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New Life for Old Kilns

Roseburg, one of the largest capacity sawmills in the US, uses USNR for major kiln retrofit project.

By Staff
Date Posted: 7/2/2015


                USNR was recently supplier for a major kiln retrofit project for Roseburg of Dillard, Oregon. This project was what Roseburg was banking on to increase drying capacity and capitalize on a burgeoning market for its kiln dried products. At the same time it implemented kiln technology improvements that are positively impacting its efficiency and the quality of its output.

                Roseburg is one of the largest capacity sawmills in the US. The company has a rich heritage that dates back to the 1930s and the time of the Great Depression. It was founded by Kenneth Ford and today remains a closely held, family-owned enterprise. The company started out as a sawmill, and later added plywood manufacturing to the mix. Today the Dillard complex comprises a sawmill, kilns, planer mill, plywood plant, particle board plant, and cogeneration power house. The company also has operations in Montana, California, Louisiana and Mississippi. It is among the greatest exporters of wood chips, and boasts one of the nation’s largest engineered wood products manufacturing facilities.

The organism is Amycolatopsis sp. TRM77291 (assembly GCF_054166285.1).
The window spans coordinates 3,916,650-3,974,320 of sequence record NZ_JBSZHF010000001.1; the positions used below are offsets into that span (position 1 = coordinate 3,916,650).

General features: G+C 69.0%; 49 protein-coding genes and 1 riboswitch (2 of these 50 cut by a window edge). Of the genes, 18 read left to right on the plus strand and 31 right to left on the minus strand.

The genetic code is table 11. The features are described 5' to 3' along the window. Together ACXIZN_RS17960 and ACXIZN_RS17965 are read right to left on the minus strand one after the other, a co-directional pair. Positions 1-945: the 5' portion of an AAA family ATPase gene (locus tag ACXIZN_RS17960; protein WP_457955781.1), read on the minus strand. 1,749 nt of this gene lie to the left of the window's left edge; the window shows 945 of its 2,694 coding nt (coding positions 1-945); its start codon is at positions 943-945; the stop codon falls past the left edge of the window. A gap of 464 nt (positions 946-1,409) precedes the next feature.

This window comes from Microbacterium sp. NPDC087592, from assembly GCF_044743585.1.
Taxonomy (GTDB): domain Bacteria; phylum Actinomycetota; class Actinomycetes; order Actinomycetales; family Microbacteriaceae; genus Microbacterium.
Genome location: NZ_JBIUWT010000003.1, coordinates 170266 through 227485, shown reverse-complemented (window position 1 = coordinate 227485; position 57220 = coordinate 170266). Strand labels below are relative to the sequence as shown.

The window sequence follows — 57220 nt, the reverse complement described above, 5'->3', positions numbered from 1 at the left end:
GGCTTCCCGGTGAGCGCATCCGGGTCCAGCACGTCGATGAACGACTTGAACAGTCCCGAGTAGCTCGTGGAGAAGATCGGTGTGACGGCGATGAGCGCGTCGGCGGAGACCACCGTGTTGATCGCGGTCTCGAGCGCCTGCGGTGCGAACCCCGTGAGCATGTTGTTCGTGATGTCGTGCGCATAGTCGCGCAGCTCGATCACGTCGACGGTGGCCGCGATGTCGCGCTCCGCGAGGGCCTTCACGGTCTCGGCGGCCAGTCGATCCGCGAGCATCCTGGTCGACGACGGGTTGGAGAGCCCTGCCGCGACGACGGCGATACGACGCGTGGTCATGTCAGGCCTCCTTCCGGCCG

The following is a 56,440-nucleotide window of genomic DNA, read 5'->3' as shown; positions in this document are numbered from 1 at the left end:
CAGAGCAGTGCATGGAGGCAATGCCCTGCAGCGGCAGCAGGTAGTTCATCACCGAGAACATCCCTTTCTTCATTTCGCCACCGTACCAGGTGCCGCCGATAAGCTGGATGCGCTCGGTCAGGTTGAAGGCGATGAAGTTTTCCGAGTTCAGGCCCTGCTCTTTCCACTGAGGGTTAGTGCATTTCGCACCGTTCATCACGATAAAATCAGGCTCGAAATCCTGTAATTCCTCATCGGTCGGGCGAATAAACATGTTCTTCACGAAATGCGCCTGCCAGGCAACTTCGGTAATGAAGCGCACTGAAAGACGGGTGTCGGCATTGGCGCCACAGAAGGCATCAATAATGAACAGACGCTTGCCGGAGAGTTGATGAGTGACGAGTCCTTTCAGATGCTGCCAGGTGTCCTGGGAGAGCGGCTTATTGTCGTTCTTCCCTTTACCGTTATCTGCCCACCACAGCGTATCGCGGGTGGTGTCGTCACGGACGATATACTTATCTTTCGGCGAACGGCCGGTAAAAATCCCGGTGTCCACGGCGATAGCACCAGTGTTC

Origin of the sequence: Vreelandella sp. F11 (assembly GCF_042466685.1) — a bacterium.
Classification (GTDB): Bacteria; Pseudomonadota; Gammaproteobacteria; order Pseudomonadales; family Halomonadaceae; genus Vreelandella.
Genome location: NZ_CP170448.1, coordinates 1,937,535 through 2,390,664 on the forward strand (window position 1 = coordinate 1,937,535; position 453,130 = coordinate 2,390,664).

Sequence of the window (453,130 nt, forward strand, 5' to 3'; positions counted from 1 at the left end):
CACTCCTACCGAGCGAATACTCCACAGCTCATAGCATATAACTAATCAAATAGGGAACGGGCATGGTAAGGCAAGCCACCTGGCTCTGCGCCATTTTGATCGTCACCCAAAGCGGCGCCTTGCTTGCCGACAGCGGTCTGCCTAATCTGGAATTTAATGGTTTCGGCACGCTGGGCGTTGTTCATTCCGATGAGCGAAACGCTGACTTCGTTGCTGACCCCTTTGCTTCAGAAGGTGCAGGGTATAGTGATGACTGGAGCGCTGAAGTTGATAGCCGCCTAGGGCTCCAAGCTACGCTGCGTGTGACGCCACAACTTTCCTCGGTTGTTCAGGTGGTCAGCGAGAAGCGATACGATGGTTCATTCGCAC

Jeff Thompson is general manager of the operation. He relates that the sawmill is primarily a stud mill, and also produces landscape timbers. Products are marketed domestically. Most of the logs processed are Douglas fir, with some hemlock and white fir also included.

                The sawmill operates on 3 shifts, processing roughly 400mbf annually. The mill was drying 70-75% of its production and selling the rest green, but it wanted to increase the dry output to improve margins and to respond to opportunities in the market.

 

Scoping the project

                For this project, Roseburg chose 8 of its kilns to be re-roofed; 6 double track kilns and 2 single tracks. Four of the kilns were part of the original millsite (early 1940s vintage) and the other 4 were added in the 1960s.

                Jeff commented, “The decision to upgrade the kilns was really driven by the market. With where we thought it was headed, we decided to invest to capture more of the dry stud market. That sector is expanding, and we get a premium on dry stud products.”

                The project comprised re-roofing 8 kilns, upgrading Kiln Boss to control those 8, and adding SCS moisture sensing. At the same time Roseburg undertook a steam conversion to increase capacity from 10 to 50 lb. extraction. The steam conversion served to increase the heat applied to the process, and decrease the drying time.

 

Phasing delivery

                The re-roof project was done in phases, with 2 roofs delivered at a time to allow continuous production and not overwhelm the lumber storage area. Jeff commented, “Our biggest challenge was downtime, and USNR really helped us with that by staging the delivery. We took 2 kilns down (functionally), tore the roofs apart and re-roofed while we were able to keep the other 6 functional.” He went on, “Safety was of utmost concern, but we were able to do the whole project without losing any production in the sawmill or planer.”